How much ‘dollars’ (if you like, put ‘money’) does a man actually need in life? How much money does a sane and rational human being need to live modestly or even comfortably without stealing, looting public funds or engaging in shady deals?
Quite frankly, what type of greed makes a man acquire public funds so gluttonously without giving a damn like Andrew Yakubu, former Group Managing Director of the Nigerian National Petroleum Corporation (NNPC), did with the sums of $9.7 (N2.96 billion) and £74,000 (N28.19 million) recovered in a property which allegedly belongs to him in the Sabo Tasha area of Kaduna if not absolute wickedness and outright godlessness?
These, among other questions, are what I’ve been asking myself since photos of the fearsome mountain of dollars and atrocious pounds recovered from the 62-year old Yakubu emerged in the media late last week following a raid by the Economic and Financial Crimes Commission (EFCC) triggered by the patriotic alarm of a whistleblower.
In this same country where the mere sum of N1, 000 only has sent some citizens to early graves as a result of the sad condition that they couldn’t afford to buy lifesaving drugs, to then see a single individual in custody of such sums recovered from Yakubu undoubtedly acquired through dubious means, is nothing but insanity and inhumanity at its very peak. And to think that he was content allowing the funds idle away inside the fireproof safe he kept them without being concerned about putting those billions of naira to good use that could add some value to the national economy!
Honestly, what type of man is this?
Yakubu’s disclosure that the sums were gifts should not be taken seriously. That’s a ruse. But then, they could well be. That’s why he needs to name names if he wants to be taken seriously.
But frankly, he can’t bobo us. They monies were kickbacks. Plain and simple. They were proceeds of corruption and abuse of office. Now, we know without any iota of doubt: Yakubu, this Ahmadu Bello University-trained Chemical Engineer, is one of the wicked and shameless leaders we are unlucky to have whose conscience have not only been seared with hot iron but have also unarguably sold their souls to the devil! Nigerians will surely never forget.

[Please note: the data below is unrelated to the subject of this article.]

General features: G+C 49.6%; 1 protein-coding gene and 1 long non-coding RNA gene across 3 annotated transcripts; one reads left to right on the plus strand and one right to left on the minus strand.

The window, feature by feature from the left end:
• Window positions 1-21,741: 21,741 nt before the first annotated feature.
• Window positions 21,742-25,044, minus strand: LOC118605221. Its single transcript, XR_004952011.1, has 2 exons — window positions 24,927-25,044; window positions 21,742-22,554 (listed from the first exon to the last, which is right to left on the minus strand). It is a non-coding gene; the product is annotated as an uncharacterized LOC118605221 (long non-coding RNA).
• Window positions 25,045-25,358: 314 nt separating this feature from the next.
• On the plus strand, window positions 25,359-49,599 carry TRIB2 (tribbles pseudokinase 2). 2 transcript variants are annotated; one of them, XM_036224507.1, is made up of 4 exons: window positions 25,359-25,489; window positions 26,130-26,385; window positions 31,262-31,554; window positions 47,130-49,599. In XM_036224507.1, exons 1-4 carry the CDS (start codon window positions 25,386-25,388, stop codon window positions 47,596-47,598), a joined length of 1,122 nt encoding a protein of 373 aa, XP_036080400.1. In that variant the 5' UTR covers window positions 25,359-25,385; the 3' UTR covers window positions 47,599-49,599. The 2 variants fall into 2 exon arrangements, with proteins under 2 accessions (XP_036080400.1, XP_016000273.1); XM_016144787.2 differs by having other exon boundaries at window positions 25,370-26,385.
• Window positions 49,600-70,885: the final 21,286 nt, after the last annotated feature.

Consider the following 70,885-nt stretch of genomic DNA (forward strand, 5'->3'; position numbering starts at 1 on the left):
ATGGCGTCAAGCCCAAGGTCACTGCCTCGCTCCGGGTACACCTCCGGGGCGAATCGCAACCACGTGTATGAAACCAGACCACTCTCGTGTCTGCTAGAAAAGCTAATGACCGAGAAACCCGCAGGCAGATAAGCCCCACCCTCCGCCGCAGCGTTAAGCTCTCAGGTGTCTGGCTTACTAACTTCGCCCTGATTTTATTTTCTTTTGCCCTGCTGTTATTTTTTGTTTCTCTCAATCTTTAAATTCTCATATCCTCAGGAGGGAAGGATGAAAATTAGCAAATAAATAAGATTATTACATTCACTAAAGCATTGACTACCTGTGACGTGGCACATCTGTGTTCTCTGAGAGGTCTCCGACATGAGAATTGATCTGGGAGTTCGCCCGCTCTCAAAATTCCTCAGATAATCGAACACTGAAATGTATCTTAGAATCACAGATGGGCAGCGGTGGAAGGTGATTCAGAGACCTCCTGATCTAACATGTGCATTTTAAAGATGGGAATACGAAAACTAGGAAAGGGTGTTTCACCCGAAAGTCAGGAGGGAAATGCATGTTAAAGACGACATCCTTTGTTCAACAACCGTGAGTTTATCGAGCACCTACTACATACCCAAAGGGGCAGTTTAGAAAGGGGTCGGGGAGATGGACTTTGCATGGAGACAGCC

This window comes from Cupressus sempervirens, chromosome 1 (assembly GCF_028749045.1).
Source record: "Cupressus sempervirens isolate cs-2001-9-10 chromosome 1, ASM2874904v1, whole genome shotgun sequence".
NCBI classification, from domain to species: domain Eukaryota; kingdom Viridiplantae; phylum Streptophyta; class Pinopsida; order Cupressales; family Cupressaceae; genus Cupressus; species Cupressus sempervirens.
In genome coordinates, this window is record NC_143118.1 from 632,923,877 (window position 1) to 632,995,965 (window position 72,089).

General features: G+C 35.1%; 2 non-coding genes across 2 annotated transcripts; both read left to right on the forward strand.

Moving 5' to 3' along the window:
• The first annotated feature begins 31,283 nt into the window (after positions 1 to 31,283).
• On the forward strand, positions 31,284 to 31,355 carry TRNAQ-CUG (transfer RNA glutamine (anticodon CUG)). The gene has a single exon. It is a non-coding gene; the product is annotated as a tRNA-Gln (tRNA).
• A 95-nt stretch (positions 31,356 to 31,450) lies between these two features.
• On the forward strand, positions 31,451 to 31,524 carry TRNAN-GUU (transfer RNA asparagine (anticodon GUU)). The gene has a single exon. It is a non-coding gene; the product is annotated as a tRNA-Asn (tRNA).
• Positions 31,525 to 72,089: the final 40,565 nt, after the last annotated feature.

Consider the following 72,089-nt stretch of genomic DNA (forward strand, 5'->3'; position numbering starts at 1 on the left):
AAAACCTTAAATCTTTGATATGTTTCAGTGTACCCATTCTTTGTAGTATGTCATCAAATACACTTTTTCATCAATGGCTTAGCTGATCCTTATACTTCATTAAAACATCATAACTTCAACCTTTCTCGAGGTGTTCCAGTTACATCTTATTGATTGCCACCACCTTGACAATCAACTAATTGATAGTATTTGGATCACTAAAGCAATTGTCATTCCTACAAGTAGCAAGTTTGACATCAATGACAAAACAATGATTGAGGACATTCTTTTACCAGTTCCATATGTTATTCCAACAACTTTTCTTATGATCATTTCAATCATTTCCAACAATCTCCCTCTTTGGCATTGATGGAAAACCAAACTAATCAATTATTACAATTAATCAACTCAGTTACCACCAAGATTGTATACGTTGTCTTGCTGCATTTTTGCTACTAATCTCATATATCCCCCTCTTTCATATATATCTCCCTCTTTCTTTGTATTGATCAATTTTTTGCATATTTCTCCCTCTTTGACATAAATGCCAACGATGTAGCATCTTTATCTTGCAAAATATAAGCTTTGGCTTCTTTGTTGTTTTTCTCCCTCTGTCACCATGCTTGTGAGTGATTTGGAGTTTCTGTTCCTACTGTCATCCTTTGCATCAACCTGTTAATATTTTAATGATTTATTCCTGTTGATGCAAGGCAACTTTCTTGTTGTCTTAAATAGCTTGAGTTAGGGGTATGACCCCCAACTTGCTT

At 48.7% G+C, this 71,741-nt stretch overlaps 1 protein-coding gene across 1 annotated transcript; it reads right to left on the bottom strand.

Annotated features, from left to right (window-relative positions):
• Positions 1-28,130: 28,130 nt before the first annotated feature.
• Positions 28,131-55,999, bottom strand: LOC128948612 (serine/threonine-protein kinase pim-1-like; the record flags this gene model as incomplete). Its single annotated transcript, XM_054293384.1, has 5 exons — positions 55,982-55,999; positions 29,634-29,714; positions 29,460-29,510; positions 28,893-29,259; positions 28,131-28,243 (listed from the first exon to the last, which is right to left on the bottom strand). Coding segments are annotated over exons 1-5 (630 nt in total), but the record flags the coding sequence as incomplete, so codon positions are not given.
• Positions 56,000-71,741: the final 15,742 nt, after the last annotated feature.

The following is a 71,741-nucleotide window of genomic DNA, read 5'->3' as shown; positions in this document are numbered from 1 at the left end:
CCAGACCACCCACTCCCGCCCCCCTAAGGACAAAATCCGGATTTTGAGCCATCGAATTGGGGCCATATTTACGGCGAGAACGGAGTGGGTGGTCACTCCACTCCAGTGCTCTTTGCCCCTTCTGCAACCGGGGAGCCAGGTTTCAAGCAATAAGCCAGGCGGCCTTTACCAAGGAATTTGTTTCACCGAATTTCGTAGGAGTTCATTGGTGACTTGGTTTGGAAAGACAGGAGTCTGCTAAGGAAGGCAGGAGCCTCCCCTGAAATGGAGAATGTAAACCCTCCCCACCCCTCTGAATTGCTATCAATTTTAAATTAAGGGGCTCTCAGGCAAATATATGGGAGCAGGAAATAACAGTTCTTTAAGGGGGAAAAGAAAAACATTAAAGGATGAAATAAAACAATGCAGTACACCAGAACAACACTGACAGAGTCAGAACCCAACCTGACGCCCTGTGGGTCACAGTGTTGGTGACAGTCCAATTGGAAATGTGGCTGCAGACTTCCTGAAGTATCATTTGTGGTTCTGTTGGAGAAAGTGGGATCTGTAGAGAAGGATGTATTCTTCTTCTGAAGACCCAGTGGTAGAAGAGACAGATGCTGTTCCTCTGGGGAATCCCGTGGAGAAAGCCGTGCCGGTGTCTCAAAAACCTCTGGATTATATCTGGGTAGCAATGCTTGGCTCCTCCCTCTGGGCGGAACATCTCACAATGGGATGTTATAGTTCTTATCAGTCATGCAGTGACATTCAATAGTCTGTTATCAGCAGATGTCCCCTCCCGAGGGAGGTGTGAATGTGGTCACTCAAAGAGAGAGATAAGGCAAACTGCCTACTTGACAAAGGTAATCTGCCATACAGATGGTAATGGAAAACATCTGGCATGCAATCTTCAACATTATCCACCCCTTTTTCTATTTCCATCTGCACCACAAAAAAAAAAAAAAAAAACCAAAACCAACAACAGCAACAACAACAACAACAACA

In all of these, however, it is cheering that Justice Zainab Abubakar, of the Federal High Court sitting in Kano, has since ordered the forfeiture of the recovered sums. Although the forfeiture is temporary, one looks forward with bated interest to hear Yakubu squeal on the identities of those who gave him the blood dollars and what favours he granted them for which they would appreciate him with such money as we saw paraded on TV. I really await his prosecution for the crimes he committed against the Nigerian state as GMD of NNPC, a corporation which has more or less become negatively transformed to a rogue one because of its string of corporate thieves and scoundrels in high places.
Meanwhile, Nigerians should pay no attention to a group like the Southern Kaduna Coalition of Professionals (SKOP) which released a statement Thursday faulting Yakubu’s detention and alleging that some people were plotting to pull down their “illustrious son and sacrifice him to the dogs as a means of weakening the strong among us ahead of the 2019 general election.”
Friends, that’s the type of country we have created for ourselves when some people have been so compromised by filthy lucre that they no longer know what’s good and what’s bad, what’s sane and what’s insane, and what’s appropriate and what’s not. Honestly, they deserve our pity.
As I conclude this week, I personally would love to see Yakubu paraded by the EFCC live on national TV. He must be made to tell us the identities of all those who gave him the gifts and what favours he granted them to be so rewarded. But most importantly, he must apologise for his wrong behaviour by prostrating to millions of over 180 million Nigerians for his betrayal of our trust. Generations to come need to see the humiliation of rogue leaders like him who pretend to serve the country as professionals in government but are nothing but high-profile robbers in designer clothes. Perhaps humiliation will shame people like him to repentance and dissuade others from looting public funds in future. Grovelling before Nigerians, for me, is a little humiliation to give a man who gave no damn about the country or its future. After that, he can then be made to face the full wrath of the law.
Finally, beyond the dollar showcase which the EFCC has treated the nation to, Nigerians, who haven’t stopped talking about the recovered money on radio or sharing it on social media platforms, are keenly watching and waiting to see the clear evidence of the usage of recovered looted funds by this administration in visible infrastructural development evenly spread across the country. The government must not fail in this regard. That’s something it shouldn’t dare.
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